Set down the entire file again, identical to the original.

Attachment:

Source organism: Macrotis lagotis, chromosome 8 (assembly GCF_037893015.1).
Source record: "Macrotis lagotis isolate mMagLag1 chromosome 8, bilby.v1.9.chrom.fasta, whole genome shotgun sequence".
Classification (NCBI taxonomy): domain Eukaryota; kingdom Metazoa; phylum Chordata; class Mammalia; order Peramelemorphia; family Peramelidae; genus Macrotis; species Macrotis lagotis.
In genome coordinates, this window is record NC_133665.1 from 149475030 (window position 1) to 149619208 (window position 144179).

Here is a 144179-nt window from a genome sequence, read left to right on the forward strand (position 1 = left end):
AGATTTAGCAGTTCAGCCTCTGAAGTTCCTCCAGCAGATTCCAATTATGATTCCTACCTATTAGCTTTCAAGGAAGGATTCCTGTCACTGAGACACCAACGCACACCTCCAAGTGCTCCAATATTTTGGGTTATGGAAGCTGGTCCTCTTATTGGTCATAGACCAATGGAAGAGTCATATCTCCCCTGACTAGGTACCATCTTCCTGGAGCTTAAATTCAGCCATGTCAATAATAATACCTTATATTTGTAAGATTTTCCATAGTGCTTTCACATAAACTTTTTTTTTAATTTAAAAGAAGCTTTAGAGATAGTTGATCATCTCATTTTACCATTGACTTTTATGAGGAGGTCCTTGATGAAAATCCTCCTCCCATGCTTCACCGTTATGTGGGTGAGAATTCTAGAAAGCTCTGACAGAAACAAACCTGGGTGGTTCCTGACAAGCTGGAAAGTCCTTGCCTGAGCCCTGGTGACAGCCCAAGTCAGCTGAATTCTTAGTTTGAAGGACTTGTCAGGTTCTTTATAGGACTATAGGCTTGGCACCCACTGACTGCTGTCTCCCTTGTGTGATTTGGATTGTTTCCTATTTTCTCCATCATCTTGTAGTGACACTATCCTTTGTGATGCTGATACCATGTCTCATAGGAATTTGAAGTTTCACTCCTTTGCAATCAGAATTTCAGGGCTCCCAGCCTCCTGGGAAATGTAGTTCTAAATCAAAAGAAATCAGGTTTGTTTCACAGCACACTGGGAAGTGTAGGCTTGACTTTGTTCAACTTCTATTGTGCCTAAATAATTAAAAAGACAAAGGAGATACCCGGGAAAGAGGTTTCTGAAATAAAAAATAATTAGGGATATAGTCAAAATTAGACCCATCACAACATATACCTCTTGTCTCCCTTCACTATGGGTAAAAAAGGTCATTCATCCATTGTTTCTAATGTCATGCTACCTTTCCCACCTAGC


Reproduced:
Source organism: Macrotis lagotis, chromosome 8 (assembly GCF_037893015.1).
Source record: "Macrotis lagotis isolate mMagLag1 chromosome 8, bilby.v1.9.chrom.fasta, whole genome shotgun sequence".
Classification (NCBI taxonomy): domain Eukaryota; kingdom Metazoa; phylum Chordata; class Mammalia; order Peramelemorphia; family Peramelidae; genus Macrotis; species Macrotis lagotis.
In genome coordinates, this window is record NC_133665.1 from 149475030 (window position 1) to 149619208 (window position 144179).

Here is a 144179-nt window from a genome sequence, read left to right on the forward strand (position 1 = left end):
AGATTTAGCAGTTCAGCCTCTGAAGTTCCTCCAGCAGATTCCAATTATGATTCCTACCTATTAGCTTTCAAGGAAGGATTCCTGTCACTGAGACACCAACGCACACCTCCAAGTGCTCCAATATTTTGGGTTATGGAAGCTGGTCCTCTTATTGGTCATAGACCAATGGAAGAGTCATATCTCCCCTGACTAGGTACCATCTTCCTGGAGCTTAAATTCAGCCATGTCAATAATAATACCTTATATTTGTAAGATTTTCCATAGTGCTTTCACATAAACTTTTTTTTTAATTTAAAAGAAGCTTTAGAGATAGTTGATCATCTCATTTTACCATTGACTTTTATGAGGAGGTCCTTGATGAAAATCCTCCTCCCATGCTTCACCGTTATGTGGGTGAGAATTCTAGAAAGCTCTGACAGAAACAAACCTGGGTGGTTCCTGACAAGCTGGAAAGTCCTTGCCTGAGCCCTGGTGACAGCCCAAGTCAGCTGAATTCTTAGTTTGAAGGACTTGTCAGGTTCTTTATAGGACTATAGGCTTGGCACCCACTGACTGCTGTCTCCCTTGTGTGATTTGGATTGTTTCCTATTTTCTCCATCATCTTGTAGTGACACTATCCTTTGTGATGCTGATACCATGTCTCATAGGAATTTGAAGTTTCACTCCTTTGCAATCAGAATTTCAGGGCTCCCAGCCTCCTGGGAAATGTAGTTCTAAATCAAAAGAAATCAGGTTTGTTTCACAGCACACTGGGAAGTGTAGGCTTGACTTTGTTCAACTTCTATTGTGCCTAAATAATTAAAAAGACAAAGGAGATACCCGGGAAAGAGGTTTCTGAAATAAAAAATAATTAGGGATATAGTCAAAATTAGACCCATCACAACATATACCTCTTGTCTCCCTTCACTATGGGTAAAAAAGGTCATTCATCCATTGTTTCTAATGTCATGCTACCTTTCCCACCTAGC